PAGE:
Kirschner Cover Art: Looking For Przybylski, by K.C. Frederick

Looking For Przybylski, by K.C. Frederick, ©2012

Looking For Przybylski, by K.C. Frederick, ©2012

In looking for the next of Lon Kirschner’s cover art I wanted to review, I came upon one I’d been looking at for a while: Looking For Przybylski, by K.C. Frederick. Now, I don’t read all these books as I review their cover art…I just don’t have that kind of time, right now…so I look at the cover art in-and-of themselves. How the covers affect me. How Lon’s work “hits” me. Sometimes I’ll look at reviews, and once, like with A Long Cold Fall, by Sam Reaves, I even got to interview the author (thanks, Lon, for putting us in touch!). On this shot, I looked at some of the reviews. One review in particular talked about the “…difficulty of writing about race with moral integrity.” There were one or more references in the review of the book dealing with or not properly dealing with being a “goddamn Detroit Polack” (the reviewer, oddly enough, was also a “Przybylski,” J.J. Przybylski). This reminded me of when I was growing up and “used to be Polack.”

All through my formative years I’d thought—well, our family thought—that my mom’s side had Polish in the bloodline. So I’d valiantly defended all the Polack jokes. But after graduating high school we’d all come to find out that that line of her family we’d thought had been Polish…had actually been Austrian.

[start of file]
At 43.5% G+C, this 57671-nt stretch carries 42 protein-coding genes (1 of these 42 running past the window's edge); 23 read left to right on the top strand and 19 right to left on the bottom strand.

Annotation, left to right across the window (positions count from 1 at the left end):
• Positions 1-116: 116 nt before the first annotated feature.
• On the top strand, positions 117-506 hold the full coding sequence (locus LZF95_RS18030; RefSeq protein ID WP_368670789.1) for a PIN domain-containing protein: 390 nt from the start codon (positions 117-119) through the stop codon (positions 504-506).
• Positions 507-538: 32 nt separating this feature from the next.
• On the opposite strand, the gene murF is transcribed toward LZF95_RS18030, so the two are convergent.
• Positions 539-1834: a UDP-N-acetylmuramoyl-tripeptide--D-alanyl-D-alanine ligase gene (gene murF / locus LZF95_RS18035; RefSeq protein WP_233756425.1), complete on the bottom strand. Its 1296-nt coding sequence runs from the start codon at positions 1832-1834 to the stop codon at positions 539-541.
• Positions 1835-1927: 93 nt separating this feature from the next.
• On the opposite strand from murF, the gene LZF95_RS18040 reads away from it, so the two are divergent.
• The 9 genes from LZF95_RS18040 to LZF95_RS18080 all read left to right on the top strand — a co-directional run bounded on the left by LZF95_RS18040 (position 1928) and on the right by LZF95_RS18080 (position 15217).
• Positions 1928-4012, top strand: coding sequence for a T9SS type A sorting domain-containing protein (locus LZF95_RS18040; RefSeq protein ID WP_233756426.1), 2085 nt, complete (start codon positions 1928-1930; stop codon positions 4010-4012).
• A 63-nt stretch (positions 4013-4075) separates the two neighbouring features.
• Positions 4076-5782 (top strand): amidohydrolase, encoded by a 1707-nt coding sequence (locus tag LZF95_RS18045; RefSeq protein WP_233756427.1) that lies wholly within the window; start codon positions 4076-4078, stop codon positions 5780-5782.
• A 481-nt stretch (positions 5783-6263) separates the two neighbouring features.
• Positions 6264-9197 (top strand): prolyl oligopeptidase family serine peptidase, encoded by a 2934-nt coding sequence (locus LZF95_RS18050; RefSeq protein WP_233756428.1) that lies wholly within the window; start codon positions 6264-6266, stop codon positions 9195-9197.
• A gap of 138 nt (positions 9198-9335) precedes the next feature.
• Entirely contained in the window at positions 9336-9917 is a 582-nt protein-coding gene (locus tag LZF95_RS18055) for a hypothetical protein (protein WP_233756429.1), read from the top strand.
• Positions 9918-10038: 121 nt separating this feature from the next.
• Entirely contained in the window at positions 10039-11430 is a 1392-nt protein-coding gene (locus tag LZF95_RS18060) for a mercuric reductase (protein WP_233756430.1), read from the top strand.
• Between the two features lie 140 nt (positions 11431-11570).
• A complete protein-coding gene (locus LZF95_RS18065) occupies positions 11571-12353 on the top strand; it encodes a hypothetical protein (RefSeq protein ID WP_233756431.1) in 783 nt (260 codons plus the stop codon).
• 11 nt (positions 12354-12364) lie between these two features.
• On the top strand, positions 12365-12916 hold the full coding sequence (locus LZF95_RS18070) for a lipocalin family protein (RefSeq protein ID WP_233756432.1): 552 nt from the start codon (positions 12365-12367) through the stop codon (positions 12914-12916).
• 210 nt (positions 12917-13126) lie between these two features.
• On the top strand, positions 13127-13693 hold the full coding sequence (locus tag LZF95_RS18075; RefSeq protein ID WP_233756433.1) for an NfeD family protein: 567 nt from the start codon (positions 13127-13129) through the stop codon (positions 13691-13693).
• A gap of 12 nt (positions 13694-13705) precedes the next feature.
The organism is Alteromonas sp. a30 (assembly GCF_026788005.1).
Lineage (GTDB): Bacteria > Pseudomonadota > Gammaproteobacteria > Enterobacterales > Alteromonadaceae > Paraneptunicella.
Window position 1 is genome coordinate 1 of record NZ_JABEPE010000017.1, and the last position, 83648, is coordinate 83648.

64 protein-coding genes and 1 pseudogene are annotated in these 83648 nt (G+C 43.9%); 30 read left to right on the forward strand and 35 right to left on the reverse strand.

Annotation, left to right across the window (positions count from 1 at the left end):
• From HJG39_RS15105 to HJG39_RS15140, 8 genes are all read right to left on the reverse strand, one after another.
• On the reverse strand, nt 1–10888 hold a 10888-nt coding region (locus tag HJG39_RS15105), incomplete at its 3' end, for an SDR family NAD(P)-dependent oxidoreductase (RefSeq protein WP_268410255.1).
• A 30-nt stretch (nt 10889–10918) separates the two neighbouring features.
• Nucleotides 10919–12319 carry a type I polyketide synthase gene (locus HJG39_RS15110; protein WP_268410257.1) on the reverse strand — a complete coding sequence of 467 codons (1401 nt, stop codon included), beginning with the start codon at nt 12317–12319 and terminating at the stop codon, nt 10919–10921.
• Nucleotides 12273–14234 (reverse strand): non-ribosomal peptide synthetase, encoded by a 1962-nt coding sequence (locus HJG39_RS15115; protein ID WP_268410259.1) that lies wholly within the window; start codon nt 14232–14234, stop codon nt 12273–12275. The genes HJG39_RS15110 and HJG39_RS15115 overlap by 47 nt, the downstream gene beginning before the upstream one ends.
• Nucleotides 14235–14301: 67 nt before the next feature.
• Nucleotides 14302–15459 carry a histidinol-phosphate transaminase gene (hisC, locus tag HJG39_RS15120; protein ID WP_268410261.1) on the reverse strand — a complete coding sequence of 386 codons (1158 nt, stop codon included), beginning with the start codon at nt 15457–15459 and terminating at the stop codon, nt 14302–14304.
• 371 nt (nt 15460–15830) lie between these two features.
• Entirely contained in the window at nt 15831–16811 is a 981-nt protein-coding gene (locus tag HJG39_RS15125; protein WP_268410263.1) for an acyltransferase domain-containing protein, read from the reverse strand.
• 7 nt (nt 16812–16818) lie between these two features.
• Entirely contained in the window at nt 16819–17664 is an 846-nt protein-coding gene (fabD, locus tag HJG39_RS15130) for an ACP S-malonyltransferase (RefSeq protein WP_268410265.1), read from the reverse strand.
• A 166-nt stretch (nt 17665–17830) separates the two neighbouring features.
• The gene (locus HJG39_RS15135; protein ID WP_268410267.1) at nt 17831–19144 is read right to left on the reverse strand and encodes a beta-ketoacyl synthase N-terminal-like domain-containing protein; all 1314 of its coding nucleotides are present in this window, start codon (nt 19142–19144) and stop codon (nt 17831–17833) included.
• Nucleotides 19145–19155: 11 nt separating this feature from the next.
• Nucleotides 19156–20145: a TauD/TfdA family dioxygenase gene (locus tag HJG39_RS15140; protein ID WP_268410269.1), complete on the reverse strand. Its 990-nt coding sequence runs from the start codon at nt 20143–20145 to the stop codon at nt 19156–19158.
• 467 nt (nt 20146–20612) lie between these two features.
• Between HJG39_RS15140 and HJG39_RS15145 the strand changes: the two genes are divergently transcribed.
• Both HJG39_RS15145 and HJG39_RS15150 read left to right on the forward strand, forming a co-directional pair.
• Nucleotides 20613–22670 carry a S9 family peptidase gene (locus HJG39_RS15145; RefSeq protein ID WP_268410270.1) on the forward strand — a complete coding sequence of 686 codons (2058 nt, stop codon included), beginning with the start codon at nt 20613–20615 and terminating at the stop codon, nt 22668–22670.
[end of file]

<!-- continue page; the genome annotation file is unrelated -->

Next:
Really, Mom? You couldn’t have done a little research a few years earlier?


If I remember all that had been discovered right, the family-member-in-question had been Austrian during WWII and had fled Austria on the basis of claiming to have been Polish to avoid being drafted into the Austrian army…hence, the lineage fabrication.

What does this have to do with the book?

Well, apparently nothing…except that J.J. Przybylski’s review reminded me of the whole “Polack thing” of my youth, and, well, apparently, this book deals-or-not-properly-deals-with that “whole Polack thing.”

Back to the cover: I picked this cover this time around because I love road trips and being on the road, and well, that is what this cover is all about!

It’s portraying a road trip into the night. And what does the night typically symbolize? Mystery. The unknown. “Darkness” of some kind beyond the obvious. But there is a light being shone (“shined”? “Shone” works for what’s coming next…) into that darkness, as is (pardon the pun) shown at the bottom of the cover. And that is what this book seems to be about: Przybylski is an undertaker who has taken down a one-time Detroit criminal, named Ziggy Czarnecki. Ziggy hears about Przybylski and goes in search of him cross-country. On a bus. Weird things happen. Interesting people are met. And according to J. J. Przybylski’s review, “It’s a good book…written with a gentleman’s reserve.” Now, if something supernatural was involved, I be tempted to take a read….

I also love the artistic perspective of the road, vanishing not only into the distance, but also into the night. And sometimes…sometimes I feel it’s better to leave such musings there…and not actually discover what is actually found there…in the night…in the “vanishing point” that is at the end of that road, this novel. I’m sure given the plot and characters, nasty things will happen, and I don’t necessarily want to know those nasty things. But I like the mystery that this cover implies. Love the imagery.